In Tim Healy v HMRC [2015] TC04425 an actor was unsuccessful in claiming tax relief for renting a flat when working away from home. His admission that he wanted a spare room to accommodate potential guests meant that the expense was not "wholly and exclusively incurred" for the purpose of his business.

The First Tier tribunal's (FTT) decision does not rule out the fact that in other cases tax relief might be obtained for the cost of renting a flat, just as it can be obtained on the cost of a hotel or other accommodation.

The facts of the case were as follows:

  • Mr Healy is an actor who is based in Cheshire. He was cast to play Billy Elliot's Dad in the West End musical. 
  • In the rehearsal period from December 2004 to March 2005, he stayed with friends in London.
  • He rented a flat in London from March 2005 when the show went live.
  • He had argued that he rented a flat because it was in his expense budget and it was cheaper than a hotel. He also needed somewhere to warm up his voice before shows and take vocal coaching. 
  • He rented a flat for a 12 month term, however it contained a six-month break clause. This tied in with his six month performance contract. After six months the rental contract could be terminated with two months' notice.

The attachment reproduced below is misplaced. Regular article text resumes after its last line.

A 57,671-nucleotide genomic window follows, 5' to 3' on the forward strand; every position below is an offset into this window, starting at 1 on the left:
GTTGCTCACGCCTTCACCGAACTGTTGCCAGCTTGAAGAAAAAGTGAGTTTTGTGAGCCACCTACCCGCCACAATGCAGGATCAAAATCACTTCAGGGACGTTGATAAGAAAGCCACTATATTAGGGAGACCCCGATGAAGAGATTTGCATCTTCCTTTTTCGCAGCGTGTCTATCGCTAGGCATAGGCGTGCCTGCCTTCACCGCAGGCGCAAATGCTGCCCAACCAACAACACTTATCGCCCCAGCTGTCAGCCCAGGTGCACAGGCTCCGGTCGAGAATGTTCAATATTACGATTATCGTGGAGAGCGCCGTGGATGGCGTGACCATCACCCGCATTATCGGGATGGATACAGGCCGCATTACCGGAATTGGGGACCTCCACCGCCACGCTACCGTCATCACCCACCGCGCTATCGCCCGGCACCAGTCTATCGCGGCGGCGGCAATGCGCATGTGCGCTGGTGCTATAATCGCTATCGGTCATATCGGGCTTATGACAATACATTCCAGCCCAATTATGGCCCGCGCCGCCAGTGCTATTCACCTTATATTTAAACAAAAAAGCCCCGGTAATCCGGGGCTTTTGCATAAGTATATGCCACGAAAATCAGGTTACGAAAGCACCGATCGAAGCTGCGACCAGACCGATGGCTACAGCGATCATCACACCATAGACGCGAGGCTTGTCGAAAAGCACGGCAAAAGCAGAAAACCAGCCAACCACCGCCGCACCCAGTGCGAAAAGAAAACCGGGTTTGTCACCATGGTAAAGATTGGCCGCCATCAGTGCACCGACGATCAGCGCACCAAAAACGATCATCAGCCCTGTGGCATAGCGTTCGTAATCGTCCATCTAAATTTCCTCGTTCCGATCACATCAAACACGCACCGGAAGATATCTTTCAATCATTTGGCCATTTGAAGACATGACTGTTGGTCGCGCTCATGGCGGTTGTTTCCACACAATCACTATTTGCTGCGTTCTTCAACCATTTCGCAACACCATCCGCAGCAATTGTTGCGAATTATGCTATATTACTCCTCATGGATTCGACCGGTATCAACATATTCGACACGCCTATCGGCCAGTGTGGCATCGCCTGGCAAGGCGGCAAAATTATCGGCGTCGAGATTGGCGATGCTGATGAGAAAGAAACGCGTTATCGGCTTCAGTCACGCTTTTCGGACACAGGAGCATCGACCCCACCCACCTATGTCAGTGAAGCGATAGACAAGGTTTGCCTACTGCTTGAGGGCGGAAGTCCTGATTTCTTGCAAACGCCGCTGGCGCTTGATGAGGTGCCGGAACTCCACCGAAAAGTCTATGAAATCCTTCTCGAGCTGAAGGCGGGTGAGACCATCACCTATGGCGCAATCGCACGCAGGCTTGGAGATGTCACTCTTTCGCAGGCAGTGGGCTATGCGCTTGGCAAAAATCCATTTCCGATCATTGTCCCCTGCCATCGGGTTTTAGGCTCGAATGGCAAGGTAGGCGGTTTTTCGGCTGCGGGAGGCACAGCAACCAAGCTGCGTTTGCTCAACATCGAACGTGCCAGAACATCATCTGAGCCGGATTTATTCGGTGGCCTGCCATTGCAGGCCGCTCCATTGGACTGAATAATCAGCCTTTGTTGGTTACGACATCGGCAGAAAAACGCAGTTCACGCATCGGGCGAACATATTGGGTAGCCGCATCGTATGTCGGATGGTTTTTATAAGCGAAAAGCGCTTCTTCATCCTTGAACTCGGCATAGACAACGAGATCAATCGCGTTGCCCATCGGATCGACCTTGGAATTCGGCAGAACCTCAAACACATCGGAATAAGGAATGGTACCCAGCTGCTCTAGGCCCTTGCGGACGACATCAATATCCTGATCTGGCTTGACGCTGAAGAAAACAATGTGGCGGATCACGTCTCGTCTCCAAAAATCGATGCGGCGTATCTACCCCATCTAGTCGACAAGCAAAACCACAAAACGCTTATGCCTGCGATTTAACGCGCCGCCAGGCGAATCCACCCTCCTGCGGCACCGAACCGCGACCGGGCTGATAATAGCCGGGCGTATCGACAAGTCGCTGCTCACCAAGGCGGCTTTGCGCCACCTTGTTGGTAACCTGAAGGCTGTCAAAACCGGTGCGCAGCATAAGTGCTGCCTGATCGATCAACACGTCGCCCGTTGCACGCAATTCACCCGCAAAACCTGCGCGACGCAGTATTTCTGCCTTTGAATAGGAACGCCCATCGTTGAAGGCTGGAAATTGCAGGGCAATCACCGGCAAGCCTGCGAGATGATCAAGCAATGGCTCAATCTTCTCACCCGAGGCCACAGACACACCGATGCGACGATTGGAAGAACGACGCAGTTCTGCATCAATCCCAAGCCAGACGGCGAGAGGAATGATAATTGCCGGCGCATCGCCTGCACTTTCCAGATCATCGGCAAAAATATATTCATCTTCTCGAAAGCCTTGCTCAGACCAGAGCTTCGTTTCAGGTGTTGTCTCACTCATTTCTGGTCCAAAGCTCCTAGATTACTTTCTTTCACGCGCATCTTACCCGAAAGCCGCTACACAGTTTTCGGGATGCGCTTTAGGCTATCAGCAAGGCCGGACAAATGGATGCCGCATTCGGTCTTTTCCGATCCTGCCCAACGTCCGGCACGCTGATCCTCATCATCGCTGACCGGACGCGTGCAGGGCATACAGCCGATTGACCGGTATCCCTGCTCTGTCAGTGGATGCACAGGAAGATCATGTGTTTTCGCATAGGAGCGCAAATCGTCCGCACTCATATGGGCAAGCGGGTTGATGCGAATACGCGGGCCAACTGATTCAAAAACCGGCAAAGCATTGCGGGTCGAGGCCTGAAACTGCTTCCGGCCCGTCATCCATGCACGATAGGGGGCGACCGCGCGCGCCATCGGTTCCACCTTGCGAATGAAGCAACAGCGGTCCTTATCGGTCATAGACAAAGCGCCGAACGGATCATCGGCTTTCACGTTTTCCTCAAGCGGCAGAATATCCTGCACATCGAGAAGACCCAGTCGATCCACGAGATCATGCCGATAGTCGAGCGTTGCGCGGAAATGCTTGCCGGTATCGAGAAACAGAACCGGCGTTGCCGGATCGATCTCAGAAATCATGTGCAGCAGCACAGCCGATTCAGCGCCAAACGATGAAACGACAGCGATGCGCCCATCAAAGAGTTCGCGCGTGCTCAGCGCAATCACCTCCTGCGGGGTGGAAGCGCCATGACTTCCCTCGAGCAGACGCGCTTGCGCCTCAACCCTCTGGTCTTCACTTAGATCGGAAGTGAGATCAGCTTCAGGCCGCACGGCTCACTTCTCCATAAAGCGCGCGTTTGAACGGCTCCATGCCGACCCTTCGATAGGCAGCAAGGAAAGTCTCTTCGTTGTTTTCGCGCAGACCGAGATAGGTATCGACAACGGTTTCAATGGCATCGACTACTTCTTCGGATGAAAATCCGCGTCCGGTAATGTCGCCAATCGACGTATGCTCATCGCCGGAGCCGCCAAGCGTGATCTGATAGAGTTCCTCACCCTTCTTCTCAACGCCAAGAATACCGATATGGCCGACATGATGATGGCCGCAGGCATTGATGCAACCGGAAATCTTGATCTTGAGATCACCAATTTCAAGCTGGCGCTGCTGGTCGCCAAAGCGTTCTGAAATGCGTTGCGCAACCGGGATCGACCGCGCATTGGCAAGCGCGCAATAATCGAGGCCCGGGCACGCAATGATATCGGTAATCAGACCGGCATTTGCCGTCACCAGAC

• The show was successful and his performance contract was extended for a further three months. He terminated the lease on the flat when he left the musical. 
  • Cheshire was his home and the base of his business operations: he did not intend London to be his home.

HMRC disallowed the rental cost on the basis that the rental term was for a year, maintaining that a taxpayer cannot obtain tax relief on rental accommodation because the costs of living are private costs.

The case had been heard by the FTT in 2012 which had decided in the actor's favour. HMRC had appealed to the Upper Tribunal (UT) in 2013 on the basis that the FTT had misinterpreted the law and not applied the correct tests. The UT sent it back for a rehearing to the FTT.

Mr Healy did not attend the first FTT hearing, or the UT hearing. His accountant had also in error advised the UT that his rental agreement contained a two week break clause throughout. This point was cleared up at the second FTT hearing.

It was reheard by the FTT in 2014 and Mr Healy attended this hearing. The decision was published in June 2015.

Section 34 of the Income Tax (Trading and Other Income) Act 2005 provides that: